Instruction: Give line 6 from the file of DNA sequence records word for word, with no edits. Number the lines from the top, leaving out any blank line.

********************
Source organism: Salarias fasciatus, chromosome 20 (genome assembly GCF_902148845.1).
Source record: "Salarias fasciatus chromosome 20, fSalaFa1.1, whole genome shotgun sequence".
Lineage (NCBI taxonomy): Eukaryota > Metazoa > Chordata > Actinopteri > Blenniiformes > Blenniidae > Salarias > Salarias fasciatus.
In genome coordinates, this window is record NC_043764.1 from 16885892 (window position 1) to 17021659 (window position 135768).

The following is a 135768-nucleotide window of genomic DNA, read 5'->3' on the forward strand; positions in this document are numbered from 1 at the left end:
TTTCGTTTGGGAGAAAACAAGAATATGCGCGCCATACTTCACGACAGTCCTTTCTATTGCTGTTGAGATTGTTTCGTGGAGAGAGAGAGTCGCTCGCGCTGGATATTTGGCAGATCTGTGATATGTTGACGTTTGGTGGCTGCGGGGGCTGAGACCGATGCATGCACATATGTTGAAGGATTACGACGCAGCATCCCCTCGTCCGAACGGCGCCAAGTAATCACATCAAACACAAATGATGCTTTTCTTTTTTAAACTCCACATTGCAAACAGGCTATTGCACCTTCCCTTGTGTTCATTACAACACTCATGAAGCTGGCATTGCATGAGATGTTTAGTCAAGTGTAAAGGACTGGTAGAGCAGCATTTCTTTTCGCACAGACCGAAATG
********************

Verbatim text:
TTTCGTTTGGGAGAAAACAAGAATATGCGCGCCATACTTCACGACAGTCCTTTCTATTGCTGTTGAGATTGTTTCGTGGAGAGAGAGAGTCGCTCGCGCTGGATATTTGGCAGATCTGTGATATGTTGACGTTTGGTGGCTGCGGGGGCTGAGACCGATGCATGCACATATGTTGAAGGATTACGACGCAGCATCCCCTCGTCCGAACGGCGCCAAGTAATCACATCAAACACAAATGATGCTTTTCTTTTTTAAACTCCACATTGCAAACAGGCTATTGCACCTTCCCTTGTGTTCATTACAACACTCATGAAGCTGGCATTGCATGAGATGTTTAGTCAAGTGTAAAGGACTGGTAGAGCAGCATTTCTTTTCGCACAGACCGAAATG